2. The method according to claim 1, wherein a xenon lamp is used as a light source for the illumination light.

3. The method according to claim 1, wherein an insulating film having a light absorptance higher than that of the substrate is used as the thin film.

4. The method according to claim 1, wherein a silicon oxide film is inserted between the surface of the substrate and the thin film.

5. The method according to claim 1, wherein the coarse pattern region is a region in which neither of a gate pattern and an element isolation insulating film is formed.

6. The method according to claim 1, wherein the coarse pattern region is a region in which an element isolation insulating film is not formed, gate patterns are formed and a closest distance between the gate patterns is larger than 0.5 μm.

7. The method according to claim 1, wherein the gate pattern is formed of one of silicon and polysilicon.

8. A semiconductor device manufacturing method comprising: preparing a substrate that comprises a coarse pattern region and one of a dense pattern region in which a closest distance between gate patterns is not larger than 0.5 μm and a region in which an element isolation insulating film is formed on the substrate on which a pattern of a semiconductor integrated circuit is formed as a dense pattern region, locally forming a thin film that enhances light absorptance on the coarse pattern region, and annealing the substrate by illuminating light onto the substrate on which the integrated circuit pattern and thin film are formed, wherein the thin film is a silicon nitride film, and wherein the thin film has a film thickness set between 4 nm and 20 nm when a gate pattern is not contained in the coarse pattern region.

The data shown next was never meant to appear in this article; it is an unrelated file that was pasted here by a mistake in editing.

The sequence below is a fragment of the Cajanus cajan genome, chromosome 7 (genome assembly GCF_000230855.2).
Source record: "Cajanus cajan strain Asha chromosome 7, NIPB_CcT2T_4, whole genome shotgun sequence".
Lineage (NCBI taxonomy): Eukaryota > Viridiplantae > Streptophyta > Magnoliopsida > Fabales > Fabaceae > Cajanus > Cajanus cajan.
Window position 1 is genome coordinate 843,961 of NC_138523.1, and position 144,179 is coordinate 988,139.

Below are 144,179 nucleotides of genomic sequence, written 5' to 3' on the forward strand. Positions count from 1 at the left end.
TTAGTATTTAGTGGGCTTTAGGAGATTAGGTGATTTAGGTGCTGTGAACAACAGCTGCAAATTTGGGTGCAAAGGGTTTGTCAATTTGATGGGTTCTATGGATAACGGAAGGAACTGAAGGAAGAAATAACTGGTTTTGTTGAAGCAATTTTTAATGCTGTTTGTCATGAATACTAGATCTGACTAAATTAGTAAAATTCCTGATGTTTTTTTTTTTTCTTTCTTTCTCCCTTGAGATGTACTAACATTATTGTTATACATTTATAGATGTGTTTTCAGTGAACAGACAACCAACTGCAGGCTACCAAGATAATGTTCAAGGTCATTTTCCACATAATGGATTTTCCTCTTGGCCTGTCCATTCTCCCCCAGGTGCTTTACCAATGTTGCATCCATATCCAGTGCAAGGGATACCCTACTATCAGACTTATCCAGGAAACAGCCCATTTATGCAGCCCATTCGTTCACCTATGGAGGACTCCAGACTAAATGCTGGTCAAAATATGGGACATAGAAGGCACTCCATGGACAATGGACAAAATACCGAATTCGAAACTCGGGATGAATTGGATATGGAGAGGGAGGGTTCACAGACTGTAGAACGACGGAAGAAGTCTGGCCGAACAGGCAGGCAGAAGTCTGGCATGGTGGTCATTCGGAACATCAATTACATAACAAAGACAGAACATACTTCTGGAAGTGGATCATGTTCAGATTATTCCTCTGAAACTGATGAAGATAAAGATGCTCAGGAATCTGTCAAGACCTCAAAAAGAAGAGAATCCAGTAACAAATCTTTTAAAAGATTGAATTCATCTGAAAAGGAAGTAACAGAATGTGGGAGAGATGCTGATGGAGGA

9. The method according to claim 8, wherein a xenon lamp is used as a light source for the illumination light.

10. The method according to claim 8, wherein an insulating film having a light absorptance higher than that of the substrate is used as the thin film.

11. The method according to claim 8, wherein a silicon oxide film is inserted between the surface of the substrate and the thin film.

12. The method according to claim 8, wherein the gate pattern is formed of one of silicon and polysilicon.

Description:

CROSS-REFERENCE TO RELATED APPLICATIONS

This application is based upon and claims the benefit of priority from Japanese Patent Application No. 2010-201409, filed Sep. 8, 2010; the entire contents of which are incorporated herein by reference.

FIELD

Embodiments described herein relate generally to a semiconductor device manufacturing method.

BACKGROUND